There are measures that clubs can take in order to shield themselves from such a situation, of course. They can spend decades building up a global fan base which will give them a commercial edge over their rivals. They can invest heavily in their playing staff, though this comes with the inherent risk that should those players not bond the path to financial oblivion can be a quick and painful one. Or they can take their chances. They can make a couple of adjustments to what they already have and hope amongst hopes that they can scrape together enough points to remain above the dotted line. For some clubs, this is somewhere between the sensible option and the only available option, and this is a category into which Reading most likely fall. It is a cliché to suggest that seventeenth place in the table would have been an achievement at the start of the season, and the biggest irony of Brian McDermott’s departure from the club is that Reading are still within touching distance of managing it.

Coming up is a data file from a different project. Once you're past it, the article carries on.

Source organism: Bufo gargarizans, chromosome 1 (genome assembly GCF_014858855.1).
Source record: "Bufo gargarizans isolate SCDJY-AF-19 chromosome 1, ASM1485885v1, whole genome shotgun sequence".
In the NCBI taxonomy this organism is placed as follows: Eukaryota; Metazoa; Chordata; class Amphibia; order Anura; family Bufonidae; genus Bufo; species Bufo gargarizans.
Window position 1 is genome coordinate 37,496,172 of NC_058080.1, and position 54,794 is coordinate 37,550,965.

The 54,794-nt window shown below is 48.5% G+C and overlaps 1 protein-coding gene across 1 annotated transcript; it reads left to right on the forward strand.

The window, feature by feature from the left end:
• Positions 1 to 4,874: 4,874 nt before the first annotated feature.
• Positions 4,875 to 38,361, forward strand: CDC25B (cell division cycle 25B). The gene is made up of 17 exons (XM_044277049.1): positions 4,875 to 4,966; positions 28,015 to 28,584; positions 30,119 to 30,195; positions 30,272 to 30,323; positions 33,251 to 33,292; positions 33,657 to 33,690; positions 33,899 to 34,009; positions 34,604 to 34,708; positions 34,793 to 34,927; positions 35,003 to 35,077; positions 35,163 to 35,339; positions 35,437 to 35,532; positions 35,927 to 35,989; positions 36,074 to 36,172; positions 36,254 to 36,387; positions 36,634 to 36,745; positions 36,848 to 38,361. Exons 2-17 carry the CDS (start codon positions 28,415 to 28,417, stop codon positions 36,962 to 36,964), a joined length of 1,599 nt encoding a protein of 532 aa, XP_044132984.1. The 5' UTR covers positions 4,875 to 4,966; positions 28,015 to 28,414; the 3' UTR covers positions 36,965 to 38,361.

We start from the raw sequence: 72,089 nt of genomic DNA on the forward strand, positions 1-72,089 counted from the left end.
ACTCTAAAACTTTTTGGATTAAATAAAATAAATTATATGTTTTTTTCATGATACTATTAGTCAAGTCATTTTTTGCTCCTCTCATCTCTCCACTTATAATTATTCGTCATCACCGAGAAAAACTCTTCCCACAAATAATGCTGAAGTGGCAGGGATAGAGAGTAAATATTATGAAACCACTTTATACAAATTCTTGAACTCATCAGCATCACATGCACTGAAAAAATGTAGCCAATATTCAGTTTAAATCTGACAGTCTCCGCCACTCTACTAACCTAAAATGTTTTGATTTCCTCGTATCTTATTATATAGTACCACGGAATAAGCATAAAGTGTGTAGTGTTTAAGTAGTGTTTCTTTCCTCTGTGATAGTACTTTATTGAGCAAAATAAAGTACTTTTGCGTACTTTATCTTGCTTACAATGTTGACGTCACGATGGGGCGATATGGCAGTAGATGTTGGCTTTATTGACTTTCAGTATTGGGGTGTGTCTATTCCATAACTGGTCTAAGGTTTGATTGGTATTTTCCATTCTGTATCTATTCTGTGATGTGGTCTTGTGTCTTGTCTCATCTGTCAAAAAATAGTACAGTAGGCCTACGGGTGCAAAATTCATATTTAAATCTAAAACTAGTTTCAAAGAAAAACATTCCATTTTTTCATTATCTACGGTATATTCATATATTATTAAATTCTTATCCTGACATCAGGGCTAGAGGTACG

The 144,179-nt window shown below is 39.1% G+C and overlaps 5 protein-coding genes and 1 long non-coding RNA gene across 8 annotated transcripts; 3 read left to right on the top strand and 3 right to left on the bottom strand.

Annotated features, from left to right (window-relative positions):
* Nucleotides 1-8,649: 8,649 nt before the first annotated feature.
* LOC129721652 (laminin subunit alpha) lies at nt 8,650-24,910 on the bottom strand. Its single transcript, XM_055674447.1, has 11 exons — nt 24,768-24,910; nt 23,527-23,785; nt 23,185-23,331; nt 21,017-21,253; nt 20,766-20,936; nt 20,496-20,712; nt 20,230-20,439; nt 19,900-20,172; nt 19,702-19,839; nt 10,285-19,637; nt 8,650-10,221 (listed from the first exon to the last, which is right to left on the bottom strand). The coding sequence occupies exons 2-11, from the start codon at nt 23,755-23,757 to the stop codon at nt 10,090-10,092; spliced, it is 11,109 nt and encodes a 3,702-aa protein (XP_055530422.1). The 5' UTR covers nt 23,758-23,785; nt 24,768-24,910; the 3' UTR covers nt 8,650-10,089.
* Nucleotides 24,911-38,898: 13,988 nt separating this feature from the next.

The timing of the decision also raises many questions. The transfer window slammed shut six weeks ago meaning that whoever his replacement turns out to be will – the possibility of a couple of loan signings aside – be stuck with the players that he inherits until the end of this season. What, me might reasonably ask, can the new Reading manager do in order to change things around at the club that will ensure avoiding relegation? A couple of new set piece routines, perhaps? Shout at them differently after they lose? Any new manager coming into the job with know fully well that they will be operating with one arm tied behind their back, and for those with a sense of self preservation this might well suit. Managers seldom take public responsibility for their own shortcomings these days (when was the last time you heard a recently replaced manager admit that they weren’t up to the job they’d just lost?), so a couple of months in the Premier League with Reading may well appeal to those without a job. Fail to keep them up, and the world will presume there was nothing you could have done. Succeed, though, and you might have a reasonable case for demanding that a statue of you is built outside The Majedski Stadium.